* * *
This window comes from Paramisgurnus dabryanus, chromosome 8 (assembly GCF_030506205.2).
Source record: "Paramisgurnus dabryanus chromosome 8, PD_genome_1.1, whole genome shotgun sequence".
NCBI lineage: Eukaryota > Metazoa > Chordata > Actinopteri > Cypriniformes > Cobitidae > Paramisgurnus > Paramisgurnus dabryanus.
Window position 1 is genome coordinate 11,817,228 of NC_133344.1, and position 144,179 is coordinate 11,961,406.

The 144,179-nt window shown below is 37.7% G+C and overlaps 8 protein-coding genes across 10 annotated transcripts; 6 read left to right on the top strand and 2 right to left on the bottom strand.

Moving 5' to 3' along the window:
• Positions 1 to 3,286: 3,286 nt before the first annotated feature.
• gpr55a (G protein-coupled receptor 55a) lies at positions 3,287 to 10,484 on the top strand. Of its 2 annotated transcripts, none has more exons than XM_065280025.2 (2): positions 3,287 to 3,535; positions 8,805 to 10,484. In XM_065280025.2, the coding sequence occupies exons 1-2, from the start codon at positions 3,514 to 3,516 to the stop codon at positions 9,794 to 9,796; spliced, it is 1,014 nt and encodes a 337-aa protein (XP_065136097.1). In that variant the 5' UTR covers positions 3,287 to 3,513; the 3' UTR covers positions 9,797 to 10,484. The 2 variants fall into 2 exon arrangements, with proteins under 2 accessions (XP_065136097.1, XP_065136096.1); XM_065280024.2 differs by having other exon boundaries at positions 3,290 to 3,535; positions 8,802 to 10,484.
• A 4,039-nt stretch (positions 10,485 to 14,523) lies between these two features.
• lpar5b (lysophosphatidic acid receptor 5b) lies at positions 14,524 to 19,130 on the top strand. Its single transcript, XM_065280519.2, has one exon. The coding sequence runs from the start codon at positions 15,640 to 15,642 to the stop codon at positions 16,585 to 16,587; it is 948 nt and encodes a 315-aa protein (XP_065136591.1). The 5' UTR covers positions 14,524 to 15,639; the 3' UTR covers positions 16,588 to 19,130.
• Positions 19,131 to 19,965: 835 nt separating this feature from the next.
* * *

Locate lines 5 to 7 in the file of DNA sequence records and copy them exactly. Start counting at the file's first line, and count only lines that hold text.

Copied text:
The 144,179-nt window shown below is 37.7% G+C and overlaps 8 protein-coding genes across 10 annotated transcripts; 6 read left to right on the top strand and 2 right to left on the bottom strand.

Moving 5' to 3' along the window:
• Positions 1 to 3,286: 3,286 nt before the first annotated feature.